If you have been injured at work, you know how complicated and overwhelming it can be to deal with the medical bills, lost wages and other financial losses that you have endured. Getting a fair settlement for your accident seems like an impossible task, and it may take a concentrated effort from a legal professional to secure your rightful compensation. It is important to have a lawyer on your side from the very beginning of the workers' compensation process.
Work-related injuries can result in financial difficulties and may compromise a person's ability to perform the same job duties as before, preventing him or her from providing for his or her family. A work-related illness or repetitive stress injury can also cause significant harm, but California workers may not understand their rights regarding compensation. An illness or work injury related to repetitive motion should not be overlooked simply because it did not result from a work accident.
Coccidioides immitis is the scientific name for a microscopic fungus that thrives in the top two to 12 inches of the soil here in California. When the soil is disturbed, the fungus can be released and inhaled by workers, which could cause them to contract Valley Fever -- a respiratory fungal infection that could initially present itself with flu-like symptoms. Even though mild cases often resolve on their own, some people who suffer this type of work injury have a much harder time recovering and could need additional, more aggressive treatment.
After a work injury, most people confront the process of filing a work injury claim. There is the expectation that a claim is considered and a worker can expect any financial issues related to the work injury to be dealt with. But, there are times when a California worker may file a workers' compensation claim only to have that claim denied. Having that claim denied does not have to be the end of the road.
A recent incident of flooding has garnered attention. The rupture of a water main in Los Angeles, California, caught national attention as tens of millions of gallons of water poured through the campus and flooded streets, buildings and parking garages. However, several people responding to the scene have now reportedly suffered a work injury related to trying to get control of the flooding.
Many workers across the country are subject to working conditions that can be hazardous to their health. High heat, lack of air circulation, insufficient water and exposure to potentially hazardous chemicals are all issues that employers need to address in order to ensure that their workers are not subject to an increased risk of suffering a work injury. In Southern California, some workers who are employed at a Wal-mart warehouse recently walked out on their jobs to raise awareness for what they allege are dangerous working conditions.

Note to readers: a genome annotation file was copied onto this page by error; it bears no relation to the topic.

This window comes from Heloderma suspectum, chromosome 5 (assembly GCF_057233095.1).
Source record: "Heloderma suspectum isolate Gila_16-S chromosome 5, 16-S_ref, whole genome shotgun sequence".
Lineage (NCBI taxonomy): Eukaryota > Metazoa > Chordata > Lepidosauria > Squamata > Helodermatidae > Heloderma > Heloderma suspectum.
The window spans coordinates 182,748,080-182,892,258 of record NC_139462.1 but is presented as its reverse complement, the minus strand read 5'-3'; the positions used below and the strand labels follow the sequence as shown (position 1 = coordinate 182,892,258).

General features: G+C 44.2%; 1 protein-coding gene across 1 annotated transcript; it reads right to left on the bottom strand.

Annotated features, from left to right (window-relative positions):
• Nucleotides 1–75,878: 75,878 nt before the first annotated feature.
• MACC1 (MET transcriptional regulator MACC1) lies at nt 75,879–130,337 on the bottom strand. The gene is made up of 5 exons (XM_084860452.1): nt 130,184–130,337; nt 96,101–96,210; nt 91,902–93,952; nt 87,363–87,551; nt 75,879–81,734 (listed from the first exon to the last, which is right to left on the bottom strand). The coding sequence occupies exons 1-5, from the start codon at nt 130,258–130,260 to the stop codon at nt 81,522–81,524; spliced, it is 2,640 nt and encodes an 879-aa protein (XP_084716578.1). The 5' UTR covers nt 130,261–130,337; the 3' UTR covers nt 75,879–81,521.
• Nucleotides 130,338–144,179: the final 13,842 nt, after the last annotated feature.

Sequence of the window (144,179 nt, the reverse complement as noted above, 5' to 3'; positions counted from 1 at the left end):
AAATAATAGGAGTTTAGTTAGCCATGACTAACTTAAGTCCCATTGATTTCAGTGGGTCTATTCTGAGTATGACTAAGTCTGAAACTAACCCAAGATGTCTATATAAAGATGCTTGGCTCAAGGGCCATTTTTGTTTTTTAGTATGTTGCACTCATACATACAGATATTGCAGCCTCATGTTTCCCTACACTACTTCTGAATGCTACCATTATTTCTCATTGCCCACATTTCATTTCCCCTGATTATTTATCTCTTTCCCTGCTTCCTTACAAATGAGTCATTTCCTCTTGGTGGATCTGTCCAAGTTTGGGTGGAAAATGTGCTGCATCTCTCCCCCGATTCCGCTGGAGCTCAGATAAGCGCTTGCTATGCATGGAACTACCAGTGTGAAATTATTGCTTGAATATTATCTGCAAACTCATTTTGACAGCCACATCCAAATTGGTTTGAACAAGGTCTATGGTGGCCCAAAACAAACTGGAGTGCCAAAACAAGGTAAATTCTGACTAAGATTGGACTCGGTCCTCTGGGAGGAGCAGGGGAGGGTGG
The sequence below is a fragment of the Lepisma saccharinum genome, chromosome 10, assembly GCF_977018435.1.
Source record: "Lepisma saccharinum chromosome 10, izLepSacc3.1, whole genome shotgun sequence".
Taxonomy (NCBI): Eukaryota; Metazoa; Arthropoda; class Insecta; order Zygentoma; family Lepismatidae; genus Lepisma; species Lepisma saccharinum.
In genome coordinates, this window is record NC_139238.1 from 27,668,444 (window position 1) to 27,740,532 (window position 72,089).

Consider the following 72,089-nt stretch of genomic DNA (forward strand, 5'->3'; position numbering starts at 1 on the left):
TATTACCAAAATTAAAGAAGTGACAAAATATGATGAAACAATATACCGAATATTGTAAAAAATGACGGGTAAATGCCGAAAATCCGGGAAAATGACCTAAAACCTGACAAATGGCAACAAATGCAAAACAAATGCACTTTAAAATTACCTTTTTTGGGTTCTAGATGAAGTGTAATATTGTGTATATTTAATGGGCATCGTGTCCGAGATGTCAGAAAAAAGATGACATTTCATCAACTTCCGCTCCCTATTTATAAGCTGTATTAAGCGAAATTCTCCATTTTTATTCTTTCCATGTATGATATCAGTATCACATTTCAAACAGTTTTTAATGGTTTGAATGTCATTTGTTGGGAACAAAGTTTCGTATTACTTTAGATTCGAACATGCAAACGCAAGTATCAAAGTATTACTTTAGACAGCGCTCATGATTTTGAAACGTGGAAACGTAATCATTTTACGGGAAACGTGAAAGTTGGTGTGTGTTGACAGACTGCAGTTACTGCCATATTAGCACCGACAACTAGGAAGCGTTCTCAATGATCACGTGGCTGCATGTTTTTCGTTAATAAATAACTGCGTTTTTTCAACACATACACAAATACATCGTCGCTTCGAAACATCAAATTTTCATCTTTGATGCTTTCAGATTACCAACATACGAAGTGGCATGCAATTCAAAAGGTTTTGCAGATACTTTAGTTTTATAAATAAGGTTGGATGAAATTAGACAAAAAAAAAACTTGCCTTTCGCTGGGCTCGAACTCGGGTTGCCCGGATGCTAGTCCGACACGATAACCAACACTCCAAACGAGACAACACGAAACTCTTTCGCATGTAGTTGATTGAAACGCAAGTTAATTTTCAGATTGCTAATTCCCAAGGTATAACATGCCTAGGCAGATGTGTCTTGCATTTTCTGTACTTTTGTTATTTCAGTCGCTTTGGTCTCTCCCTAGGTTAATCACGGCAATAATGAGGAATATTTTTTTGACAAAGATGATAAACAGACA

Another study is out regarding workers suffering from respiratory illness and other potential health hazards due to their exposure to certain chemicals in microwave popcorn. These chemicals are often found in the popcorn's butter flavoring. It has been alleged that workers across California and the country are at risk of a work injury as a result of being exposed to these chemicals. However, despite the risks associated with these chemicals, California is one of the few states in the country that has taken any action to reduce the potential harm to workers suffering from prolonged exposure.
A recently published article has pointed to some alarming statistics regarding workplace safety for warehouse workers. The article was published by University of California Riverside sociology researchers and focuses on data provided by the United States Bureau of Labor Statistics and many other sources. These statistics show that warehouse workers face some of the toughest working conditions of any field in the United States and are subject to a higher work injury rate than many other comparable professions.
Some readers will likely take interest in a recent decision by a state workers' compensation board from a state other than California. At issue was whether a veterinary assistant was entitled to have her former employer provide her workers' compensation benefits to pay for rabies shots. The state commission reversed a deputy commissioner's determination denying the claim.